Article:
Jesus then calls forward a child and teaches the Twelve that to receive a child in Jesus’ name is to receive both Jesus and the one who sent him. We might easily fail to understand the significance of this action. In first-century Palestine, children were without status or power, possessing no legal right. In this action, Jesus is teaching his disciples and us that when we serve the least ones among us, we serve Jesus himself. Who are the people without power or status in our society that Jesus is calling us to serve? Do we do so willingly? Jesus teaches that God’s judgement of us will be based on this criterion alone.


Mark DeCelles, a seminarian preparing for priestly ministry for the Diocese of Scranton, was kind to leave the Book of Christian Prayer (also referred to as the Liturgy of the Hours or the Breviary) in the Saint John Paul II Adoration Chapel for adorers prayerful use. Mark’s inscription: “Dear Parishioners of Blessed Sacrament and Holy Cross Parishes, Thank you for a wonderful summer!”

“Few souls understand what God would accomplish in them if they were to abandon themselves more reservedly to Him.”----- St. Ignatius of Loyola Please pray for our seminarians, but more importantly, pray that more Christians, whether laypersons, seminarians, priests or religious may have the courage to abandon themselves without reserve into His hands.

We thank Mark DeCelles for his kindness and pray for him as he continues his discernment and formation. If you would like to drop a note of encouragement and support to Mark:

Mark DeCelles
St. Mary’s Seminary
5400 Roland Avenue
Baltimore, MD 21210-1994


This Sunday’s Readings:

First Reading: Isaiah 50:5-9

The suffering servant of Yahweh is assured of God’s help

Responsorial Psalm: Psalm 116:1-2, 3-4, 5-6, 8-9

A prayer of praise to God for his salvation.

Second Reading: James 2:14-18

James teaches that faith must be demonstrated in one’s works.

Gospel Reading: Mark 8:27-35

Peter declares that Jesus is the Christ, and Jesus teaches that those who would follow him must take up his or her cross.

Background on the Gospel Reading:

Today’s reading is the turning point in Mark’s Gospel. In the presentation of the life and ministry of Jesus found in the Gospel of Mark, the deeds of Jesus have shown Jesus to be the Son of God. Yet many, including Jesus’ disciples, have not yet realized his identity. In today’s Gospel, Jesus asks the disciples for a field report by asking what others say about him. He then turns the question directly to the disciples and asks what they believe. Peter speaks for all of them when he announces that they believe Jesus to be the Christ.

The word Christ is the Greek translation of the Hebrew word for Messiah, which means “the anointed one.” At the time of Jesus, the image of the Messiah was laden with popular expectations, most of which looked for a political leader who would free the jewish people from Roman occupation. Jesus does not appear to have used this term for himself. As we see in today’s reading, Jesus refers to himself instead as the Son of Man, a term derived from the Jewish Scriptures, found in the Book of Daniel and in other apocryphal writings. Many scholars suggest that the phrase Son of Man is best understood to mean “human being.”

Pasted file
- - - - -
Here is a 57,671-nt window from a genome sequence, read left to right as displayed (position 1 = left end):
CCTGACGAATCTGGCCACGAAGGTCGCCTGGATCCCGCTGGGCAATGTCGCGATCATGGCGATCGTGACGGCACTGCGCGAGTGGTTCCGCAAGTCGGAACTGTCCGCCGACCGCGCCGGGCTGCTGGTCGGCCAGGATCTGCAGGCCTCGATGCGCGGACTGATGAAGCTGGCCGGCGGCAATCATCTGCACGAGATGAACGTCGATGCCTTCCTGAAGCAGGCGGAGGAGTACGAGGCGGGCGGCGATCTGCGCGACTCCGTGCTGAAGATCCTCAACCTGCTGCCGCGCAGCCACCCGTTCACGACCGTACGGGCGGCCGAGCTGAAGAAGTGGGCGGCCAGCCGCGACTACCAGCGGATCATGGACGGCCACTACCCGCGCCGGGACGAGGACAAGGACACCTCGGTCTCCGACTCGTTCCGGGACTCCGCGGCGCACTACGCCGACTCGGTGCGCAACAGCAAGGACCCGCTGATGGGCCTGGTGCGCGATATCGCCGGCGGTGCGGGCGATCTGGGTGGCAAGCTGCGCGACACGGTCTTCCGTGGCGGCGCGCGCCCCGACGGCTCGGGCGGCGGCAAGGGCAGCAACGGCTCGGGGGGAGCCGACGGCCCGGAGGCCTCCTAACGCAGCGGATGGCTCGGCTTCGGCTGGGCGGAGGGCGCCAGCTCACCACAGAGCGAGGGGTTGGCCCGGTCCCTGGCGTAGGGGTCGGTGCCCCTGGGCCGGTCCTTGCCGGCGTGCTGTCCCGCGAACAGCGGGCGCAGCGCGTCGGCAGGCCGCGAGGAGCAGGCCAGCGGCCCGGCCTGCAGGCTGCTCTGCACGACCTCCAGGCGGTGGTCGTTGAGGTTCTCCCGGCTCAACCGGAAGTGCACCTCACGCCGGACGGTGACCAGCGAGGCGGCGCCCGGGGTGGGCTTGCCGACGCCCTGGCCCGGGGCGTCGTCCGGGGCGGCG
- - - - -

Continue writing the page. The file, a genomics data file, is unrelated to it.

Now that the disciples have acknowledged Jesus as the Christ, Jesus confides in them the outcome of his ministry: he will be rejected, must suffer and die, and will rise after three days. Peter rejects this prediction, and Jesus rebukes him severely. The image of Christ that Jesus is giving is not the image of the Messiah that Peter was expecting. Jesus then teaches the crowd and the disciples about the path of discipleship: To be Christ’s disciple is to follow in the way of the cross.



First Reading: Isaiah 22:19-23

God’s kindness is forever.

Second Reading: Romans 11:33-36

Paul Sings praise to God.

Gospel Reading: Matthew 16:13-20

Simon Peter acknowledges Jesus as the Christ and is given the key to the Kingdom of Heaven. It is important to read today’s Gospel and next week’s Gospel as two parts of a single story. These readings are a turning point in Matthew’s Gospel. This week we hear Jesus name Simon Peter as the rock upon which he will build his Church. Next week we will hear Jesus call this same Simon Peter “Satan” when he reacts negatively to Jesus’ prediction about his passion and death.

In today’s Gospel, Jesus asks his disciples what people are saying about his identity. The disciples indicate that most people believe that Jesus is a prophet of Israel. Then Jesus ask his disciples who they believe that he is. Simon Peter answers, identifying Jesus as the Messiah, the Son of God.

Jesus commends Simon Peter for this profession of faith, indicating that this insight has come from God. Because of Simon Peter’s response, Jesus calls him the “rock” upon which Jesus will build the Church. This is a word play on the name Peter, which is the Greek word for “rock.” Peter is then given special authority by Jesus, a symbolic key to the Kingdom of Heaven. Peter will play an important role in the early Christian community as a spokesperson and a leader.